A twelve week consultation on proposals to simplify and clarify the Reporting of Injuries, Diseases and Dangerous Occurrences Regulations (RIDDOR) was launched by the HSE in August.
RIDDOR places duties on employers, the self-employed and people in control of work premises to report serious accidents in the workplace, occupational diseases and specifi c dangerous occurrences. Reporting assists regulatory bodies in establishing when further investigation is required. It also provides regulators with statistics which assist in identifying trends and subsequently providing the most appropriate forms of guidance on prevention.
The consultation manager for the HSE, David Charnock, has provided that ‘we are proposing to simplify the requirements by removing the duty to report in those areas where the information can be better obtained from other sources or where the data isn’t particularly useful to the regulators.’
The proposals include the removal of the duty on the self-employed to report injuries and illnesses to themselves, and the removal of the requirement for employers to report dangerous occurrences outside of high-risk sectors or to report most occupational diseases. The need to report all fatal injuries as a result of a work activity remains, as does the duty to report major injuries to workers.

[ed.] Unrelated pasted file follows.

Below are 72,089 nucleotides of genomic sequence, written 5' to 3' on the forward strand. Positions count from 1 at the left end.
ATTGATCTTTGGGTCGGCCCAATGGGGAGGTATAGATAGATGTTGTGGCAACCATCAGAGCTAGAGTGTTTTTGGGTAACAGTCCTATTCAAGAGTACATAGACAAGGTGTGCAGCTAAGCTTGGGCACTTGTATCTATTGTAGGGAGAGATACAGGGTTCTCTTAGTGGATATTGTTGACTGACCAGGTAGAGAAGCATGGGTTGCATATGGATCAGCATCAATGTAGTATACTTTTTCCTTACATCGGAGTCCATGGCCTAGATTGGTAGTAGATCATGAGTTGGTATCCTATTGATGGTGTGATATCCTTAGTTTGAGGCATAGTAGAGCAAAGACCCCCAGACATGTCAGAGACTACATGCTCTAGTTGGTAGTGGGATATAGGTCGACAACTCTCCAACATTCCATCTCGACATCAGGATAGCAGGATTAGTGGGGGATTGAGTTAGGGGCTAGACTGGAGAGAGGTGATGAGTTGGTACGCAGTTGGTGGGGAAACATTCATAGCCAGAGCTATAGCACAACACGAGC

Criticisms of RIDDOR were raised in Professor Löfstedt’s report on health and safety laws, where it was noted that the reporting requirements were unnecessarily complicated. Similar issues had previously been raised in the Lord Young’s ‘Common Sense, Common Safety’ report published in October 2010. Following suggestions in the latter, employers have only had to report injuries that keep workers off normal duties for seven days or more since April 2012, rather than the previous rules relating to those off work for three days or more.
The consultation ran from 2 August to 28 October 2012. The consultation paper can be viewed at www.hse.gov.uk/consult/condocs/cd243.htm?ebul=consult-riddor&cr=1/2-aug-12